A pediatric nurse provides nursing care for babies, children and adolescents. The pediatric nurse, sometimes spelled ‘paediatric nurse’ in English-speaking nations outside the United States, respond to the physical and psychosocial aspects of health and fitness as it pertains to children. Additionally, the pediatric nurse promotes healthy lifestyle choices, disease prevention, management of physical and mental disabilities and responds to acute or chronic illnesses in children.
Pediatric nurses work with patients, perform developmental screenings, provide immunizations and treat common childhood illnesses, such as tonsillitis and chicken pox. These nurses work closely with family doctors, pediatricians and other nurses, to provide critical and preventative care. Pediatric nurses teach parents and other family members how to prevent childhood diseases as well as provide education about proper nutrition for growth and development.
The Bureau of Labor Statistics (BLS) does not provide information specific to the field of pediatric nurses but the website does offer an overview of registered nurses (RNs), who may work as pediatric nurses.
Nurse Salary and Employment Data
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Source: BLS Wage Data by Area and Occupation. * or ** indicate insignificant or unavailable data.
|Level of Education Required||Associate degree or Bachelor Degree in Nursing|
|Board Examinations needed||NCLEX-RN, RN-BC|
|# of Jobs (2012)||2,712,000|
|Job Outlook (2012 to 2022)||19% growth|
How to become a pediatric nurse
To work as a pediatric nurse, an individual:
- Must have earned an Associate of Science in Nursing (ASN) or a Bachelor of Science in Nursing (BSN)
- Must have passed the National Council Licensure Examination (NCLEX-RN)
- May pursue additional education in pediatric care or other specialties relating to the care of infants and children
- May pursue voluntary certification
- May pursue advanced education and licensure to work in advanced practice
Pediatric Nurse Education
Any individual who wishes to work as a pediatric nurse must have already graduated from an accredited nursing program and passed then National Council Licensure Examination (NCLEX-RN) before taking on the duties of a pediatric nurse. Registered nurses may take advanced coursework in pediatric nursing or other specialties related to pediatric nursing, such as pharmacology and emergency medicine.
The pediatric nurse may pursue additional education to become a pediatric nurse practitioner, also known as advanced practice nurses (APNs).
Pediatric Nurse Job description
A pediatric nurse works with pediatricians to provide routine medical care to infants and children. Typical duties for the pediatric nurse include administering medications, giving immunizations, inserting catheters and measuring and recording vital signs.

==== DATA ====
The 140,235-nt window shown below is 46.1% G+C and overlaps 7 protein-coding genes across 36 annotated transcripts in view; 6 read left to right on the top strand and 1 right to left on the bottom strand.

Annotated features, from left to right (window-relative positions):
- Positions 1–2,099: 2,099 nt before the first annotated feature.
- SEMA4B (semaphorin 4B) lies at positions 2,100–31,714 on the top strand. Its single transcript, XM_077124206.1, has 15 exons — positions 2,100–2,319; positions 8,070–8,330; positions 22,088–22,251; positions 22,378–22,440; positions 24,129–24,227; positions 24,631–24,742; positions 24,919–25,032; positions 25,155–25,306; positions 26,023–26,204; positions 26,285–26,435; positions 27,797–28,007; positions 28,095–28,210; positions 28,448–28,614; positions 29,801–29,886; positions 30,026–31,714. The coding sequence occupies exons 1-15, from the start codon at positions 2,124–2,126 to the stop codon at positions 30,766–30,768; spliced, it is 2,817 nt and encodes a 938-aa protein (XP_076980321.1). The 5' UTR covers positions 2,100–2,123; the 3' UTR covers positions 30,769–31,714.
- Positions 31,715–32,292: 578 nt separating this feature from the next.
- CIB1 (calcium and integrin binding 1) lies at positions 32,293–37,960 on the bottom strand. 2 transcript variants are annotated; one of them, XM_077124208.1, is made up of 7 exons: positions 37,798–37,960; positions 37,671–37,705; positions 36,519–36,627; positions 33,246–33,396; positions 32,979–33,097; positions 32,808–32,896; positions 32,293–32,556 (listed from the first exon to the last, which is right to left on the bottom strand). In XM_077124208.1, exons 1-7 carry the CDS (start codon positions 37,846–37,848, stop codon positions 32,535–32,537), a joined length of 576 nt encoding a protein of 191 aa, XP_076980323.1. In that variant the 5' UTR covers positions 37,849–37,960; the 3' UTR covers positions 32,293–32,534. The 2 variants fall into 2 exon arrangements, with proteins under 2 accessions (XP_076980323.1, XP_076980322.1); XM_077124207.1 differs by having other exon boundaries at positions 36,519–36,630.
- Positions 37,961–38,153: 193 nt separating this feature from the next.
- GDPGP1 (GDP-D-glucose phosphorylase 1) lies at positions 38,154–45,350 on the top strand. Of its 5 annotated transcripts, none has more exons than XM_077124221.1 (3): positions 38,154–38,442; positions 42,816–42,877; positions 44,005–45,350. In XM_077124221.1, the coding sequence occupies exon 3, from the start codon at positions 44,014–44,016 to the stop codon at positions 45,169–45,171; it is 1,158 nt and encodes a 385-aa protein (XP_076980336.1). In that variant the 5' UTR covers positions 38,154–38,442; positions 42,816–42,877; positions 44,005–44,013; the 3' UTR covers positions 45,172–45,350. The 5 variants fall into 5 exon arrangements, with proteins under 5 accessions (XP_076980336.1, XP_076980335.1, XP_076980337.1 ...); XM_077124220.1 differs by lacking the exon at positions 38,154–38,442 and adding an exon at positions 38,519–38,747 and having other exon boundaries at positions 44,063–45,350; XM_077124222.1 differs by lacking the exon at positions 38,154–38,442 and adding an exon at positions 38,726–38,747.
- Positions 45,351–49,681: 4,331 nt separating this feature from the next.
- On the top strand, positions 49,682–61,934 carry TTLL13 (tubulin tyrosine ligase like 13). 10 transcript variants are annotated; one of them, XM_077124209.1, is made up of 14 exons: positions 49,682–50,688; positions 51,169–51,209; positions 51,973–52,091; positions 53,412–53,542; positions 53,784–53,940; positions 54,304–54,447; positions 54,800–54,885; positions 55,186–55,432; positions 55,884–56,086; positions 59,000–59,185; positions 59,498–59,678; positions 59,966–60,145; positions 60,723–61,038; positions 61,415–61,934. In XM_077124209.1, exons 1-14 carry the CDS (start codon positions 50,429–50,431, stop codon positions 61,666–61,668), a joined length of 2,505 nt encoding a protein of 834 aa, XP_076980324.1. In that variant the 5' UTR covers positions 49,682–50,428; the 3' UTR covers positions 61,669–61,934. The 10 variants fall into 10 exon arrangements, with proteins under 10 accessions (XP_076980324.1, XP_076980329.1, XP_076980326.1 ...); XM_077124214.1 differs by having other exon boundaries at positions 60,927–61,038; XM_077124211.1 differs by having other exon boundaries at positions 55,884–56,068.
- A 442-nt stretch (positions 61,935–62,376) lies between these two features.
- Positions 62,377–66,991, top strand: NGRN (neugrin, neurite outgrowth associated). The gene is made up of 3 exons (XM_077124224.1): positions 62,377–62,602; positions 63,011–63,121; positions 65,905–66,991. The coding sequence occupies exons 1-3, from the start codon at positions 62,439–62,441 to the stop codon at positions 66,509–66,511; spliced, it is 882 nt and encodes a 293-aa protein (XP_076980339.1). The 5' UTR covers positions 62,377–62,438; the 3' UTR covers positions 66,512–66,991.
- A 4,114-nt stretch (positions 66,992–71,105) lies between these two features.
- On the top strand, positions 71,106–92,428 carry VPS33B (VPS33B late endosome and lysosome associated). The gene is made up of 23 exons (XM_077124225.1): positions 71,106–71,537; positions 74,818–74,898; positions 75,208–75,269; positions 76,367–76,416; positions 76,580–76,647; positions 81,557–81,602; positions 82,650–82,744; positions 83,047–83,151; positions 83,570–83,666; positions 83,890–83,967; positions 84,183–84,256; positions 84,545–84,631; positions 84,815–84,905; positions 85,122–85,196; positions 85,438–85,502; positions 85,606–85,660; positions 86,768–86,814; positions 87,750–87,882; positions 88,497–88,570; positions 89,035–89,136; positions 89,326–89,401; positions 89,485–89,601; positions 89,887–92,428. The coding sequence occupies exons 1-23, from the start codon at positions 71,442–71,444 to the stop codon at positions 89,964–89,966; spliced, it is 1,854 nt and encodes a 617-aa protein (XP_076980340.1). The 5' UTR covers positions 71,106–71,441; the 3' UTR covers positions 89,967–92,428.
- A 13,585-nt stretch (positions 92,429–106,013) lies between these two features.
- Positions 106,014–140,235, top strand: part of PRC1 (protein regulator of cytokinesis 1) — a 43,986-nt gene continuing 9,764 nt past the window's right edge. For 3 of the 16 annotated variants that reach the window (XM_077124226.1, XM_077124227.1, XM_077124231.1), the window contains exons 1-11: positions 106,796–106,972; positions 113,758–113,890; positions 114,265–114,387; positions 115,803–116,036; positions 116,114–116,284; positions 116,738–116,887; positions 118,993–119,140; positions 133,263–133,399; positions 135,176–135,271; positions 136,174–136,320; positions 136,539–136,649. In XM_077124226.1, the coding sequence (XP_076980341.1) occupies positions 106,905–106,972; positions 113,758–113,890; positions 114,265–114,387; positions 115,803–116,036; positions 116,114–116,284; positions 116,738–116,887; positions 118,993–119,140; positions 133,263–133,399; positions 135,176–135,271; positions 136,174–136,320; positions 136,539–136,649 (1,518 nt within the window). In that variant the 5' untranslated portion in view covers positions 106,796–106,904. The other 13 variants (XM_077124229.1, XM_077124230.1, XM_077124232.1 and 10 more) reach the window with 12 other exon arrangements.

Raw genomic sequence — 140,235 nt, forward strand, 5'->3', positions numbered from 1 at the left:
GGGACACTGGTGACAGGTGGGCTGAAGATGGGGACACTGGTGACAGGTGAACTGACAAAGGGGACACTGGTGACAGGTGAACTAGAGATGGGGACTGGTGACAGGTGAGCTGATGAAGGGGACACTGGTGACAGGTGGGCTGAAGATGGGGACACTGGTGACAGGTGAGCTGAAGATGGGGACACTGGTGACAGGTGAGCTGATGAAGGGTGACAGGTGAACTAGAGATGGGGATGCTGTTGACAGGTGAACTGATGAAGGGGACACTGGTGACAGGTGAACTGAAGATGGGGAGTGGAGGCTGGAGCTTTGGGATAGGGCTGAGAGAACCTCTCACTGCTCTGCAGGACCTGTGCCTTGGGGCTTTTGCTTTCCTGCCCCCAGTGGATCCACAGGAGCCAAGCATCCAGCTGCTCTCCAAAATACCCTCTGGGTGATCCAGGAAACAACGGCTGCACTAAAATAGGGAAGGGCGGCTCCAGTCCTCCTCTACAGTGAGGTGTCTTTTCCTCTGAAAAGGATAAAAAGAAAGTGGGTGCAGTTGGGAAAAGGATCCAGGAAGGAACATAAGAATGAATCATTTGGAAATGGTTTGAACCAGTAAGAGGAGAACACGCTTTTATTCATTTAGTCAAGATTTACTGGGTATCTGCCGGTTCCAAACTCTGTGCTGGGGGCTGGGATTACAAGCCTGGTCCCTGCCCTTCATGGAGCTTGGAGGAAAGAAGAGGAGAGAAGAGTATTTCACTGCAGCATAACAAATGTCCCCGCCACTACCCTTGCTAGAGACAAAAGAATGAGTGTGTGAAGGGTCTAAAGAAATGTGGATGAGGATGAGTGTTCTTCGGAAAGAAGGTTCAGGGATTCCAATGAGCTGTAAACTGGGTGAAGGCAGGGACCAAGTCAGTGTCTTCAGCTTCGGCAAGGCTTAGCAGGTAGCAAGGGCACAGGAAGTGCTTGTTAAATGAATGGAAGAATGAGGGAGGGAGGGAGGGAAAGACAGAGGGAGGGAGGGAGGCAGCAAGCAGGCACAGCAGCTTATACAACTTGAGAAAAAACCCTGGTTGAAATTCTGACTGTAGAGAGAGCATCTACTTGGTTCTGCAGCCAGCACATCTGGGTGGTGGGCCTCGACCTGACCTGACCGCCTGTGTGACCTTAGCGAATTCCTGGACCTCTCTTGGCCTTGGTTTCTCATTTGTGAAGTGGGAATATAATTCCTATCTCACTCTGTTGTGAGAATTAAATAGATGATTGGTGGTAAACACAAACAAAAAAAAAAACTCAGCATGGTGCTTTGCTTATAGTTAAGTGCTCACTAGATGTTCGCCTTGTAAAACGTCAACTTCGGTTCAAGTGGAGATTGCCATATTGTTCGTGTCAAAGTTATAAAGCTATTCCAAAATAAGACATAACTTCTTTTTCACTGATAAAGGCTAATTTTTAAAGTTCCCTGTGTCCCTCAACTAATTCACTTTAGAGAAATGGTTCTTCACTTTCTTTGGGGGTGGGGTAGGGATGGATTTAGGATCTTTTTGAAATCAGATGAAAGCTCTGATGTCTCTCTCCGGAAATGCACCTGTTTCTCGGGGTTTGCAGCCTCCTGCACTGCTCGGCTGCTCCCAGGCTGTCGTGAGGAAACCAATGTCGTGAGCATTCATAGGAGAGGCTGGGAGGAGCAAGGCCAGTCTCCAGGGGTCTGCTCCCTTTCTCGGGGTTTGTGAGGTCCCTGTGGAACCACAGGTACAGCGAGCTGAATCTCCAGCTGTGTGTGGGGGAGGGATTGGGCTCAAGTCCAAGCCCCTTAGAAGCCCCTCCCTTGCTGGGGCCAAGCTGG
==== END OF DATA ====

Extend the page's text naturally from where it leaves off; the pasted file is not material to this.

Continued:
A pediatric nurse performs a variety of duties including providing health maintenance care, such as “well child” examinations, routine developmental screenings, diagnosis and treatment of common childhood ailments and the performance of school or sports physicals. The pediatric nurse may interpret laboratory and diagnostic test results, order medications and perform therapeutic treatments.
Pediatric nurses may also work in critical care settings, providing care for children with acute, critical or chronic illnesses. These nurses perform in-depth physical assessments.
- Rapport with children
- Calm demeanor in stressful situations
- Problem solver
A pediatric nurse reports to the head nurse or nurse manager in hospitals and emergency departments or to administrators at schools and doctor offices.
Typical workplaces for a pediatric nurse include:
- Doctor’s office
- Emergency department
The Bureau of Labor Statistics (BLS) projects a good employment outlook for registered nurses (RN), who may work as pediatric nurses. BLS expects the number of RN jobs to grow 19 percent between 2012 and 2022. The number of pediatric nurses should grow at least the same rate as registered nurses; demand for pediatric nurses may be higher in urban areas with hospitals featuring pediatric care.
Pediatric nurse salary
Pediatric nurses make $72,220 per year on average, according to NurseJournal.com. The Bureau of Labor Statistics (BLS) projects a good employment outlook for registered nurses (RN), who may work as pediatric nurses. BLS expects the number of RN jobs to grow 19 percent between 2012 and 2022. The number of pediatric nurses should grow at least the same rate as registered nurses; demand for pediatric nurses may be higher in urban areas with hospitals featuring pediatric care.
Pediatric Nurse Certification
The American Nurses Credentialing Center (ANCC) offers the ANCC Pediatric Nursing board certification examination. Registered nurses may take this competency-based examination. Pediatric nurses who receive this certification add the initials RN-BC to their names. The ANCC RN-BC credential is valid for five years.
The Pediatric Nursing Certification Board (PNCB) also issues board certification exams and certifications to qualified registered nurses. PNCB requires applicants supply documentation of 1,800 hours of pediatric clinical practice within one year of application.
PNCB certification is valid for only one year.
National Association of Pediatric Nurse Associates and Practitioners: https://www.napnap.org/
Developmental Disabilities Nurses Association: http://www.ddna.org/
Society of Pediatric Nurses: http://www.pedsnurses.org/